Tuesday, April 15, 2008

Rock N Roll

There's an obnoxious squeaking in my ears.

Two weeks ago we celebrated Brother's ninth Birthday. A couple of days before the party a friend calls me on her way home from birthday present shopping.

"Okay," she says. "First of all, tell me thank you."

"Thank you?" I'm nervous.

"I found the coolest present for Brother with lots and lots of tiny pieces," she gushes. My knuckles tighten on the phone. "But I knew you would kill me if I got it, so I got something else." Ah, good friend. It's always great to have a sympathizer. She went on to tell me that she got him something equally cool and how excited she was for him to open it and that I would, of course, love it, too.

In that case, I thought, it must be a magic wand. After all, what could be cooler than that?

Party day came and Brother got some pretty cool stuff. None cooler, however, than the present from the afore-mentioned friend. It was a rock tumbler!!

What the heck is a rock tumbler, you ask?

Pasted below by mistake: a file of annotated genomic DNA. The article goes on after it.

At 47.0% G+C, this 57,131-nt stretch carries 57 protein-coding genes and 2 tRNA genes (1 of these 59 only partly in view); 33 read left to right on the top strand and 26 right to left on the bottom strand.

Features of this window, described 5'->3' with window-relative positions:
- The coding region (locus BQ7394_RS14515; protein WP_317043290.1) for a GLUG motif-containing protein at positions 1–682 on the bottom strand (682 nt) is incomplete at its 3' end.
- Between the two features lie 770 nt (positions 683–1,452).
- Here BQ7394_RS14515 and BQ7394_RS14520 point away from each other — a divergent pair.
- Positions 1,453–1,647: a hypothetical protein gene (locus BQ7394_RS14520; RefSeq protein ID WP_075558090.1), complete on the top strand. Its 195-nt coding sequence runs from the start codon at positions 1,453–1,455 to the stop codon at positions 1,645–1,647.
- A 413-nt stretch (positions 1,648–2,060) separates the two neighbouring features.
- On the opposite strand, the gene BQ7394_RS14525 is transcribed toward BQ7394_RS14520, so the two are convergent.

It is - and I quote - "A high-tech tumbler that transforms rough rocks and minerals into smooth, shiny gemstones."

Well, I guess if I, uh...I mean, Brother, can't have a magic wand, a rock tumbler is the next best thing. It comes with beautiful agates and semi-precious stones in the rough and jewelry findings to make your own jewelry.

Oh, yeah. What nine-year-old boy doesn't dream about this day?

I couldn't wait to get started tumbling. I mean...Brother couldn't wait. The first thing we do is read the instructions. We learn the first step takes 2 to 4 days. Then the second step takes 3 to 7 days. The third step another 3 days, at least. And the final step a minimum of 4 days. We can expect to have polished, beautiful gemstones in a mere 2 to 4 weeks.

So, it's a process. We can handle that, right?

Then we move on down to the Helpful Hints section and find that tumbling rocks is noisy. Again, I don't think too much about it. I figure I can plug it into the laundry room with a towel underneath to absorb some sound and we will hardly notice. A little noise is a small price to pay for such a rich educational experience.

So, a little noise for a couple of weeks. I'm game.

However, while I expected some noise to be generated from rocks rolling around against each other inside a plastic barrel, I wasn't quite prepared for the noise emanating from the machine itself.

Here. Take a listen. Be sure and turn the volume up so you can enjoy it as much as I do.

The towel on top has a dual function.
1.) To muffle the sound.
2.) The darned thing won't go without pressure on the lid.

And we get to hear this for 2 to 4 weeks.

But hey, no little pieces!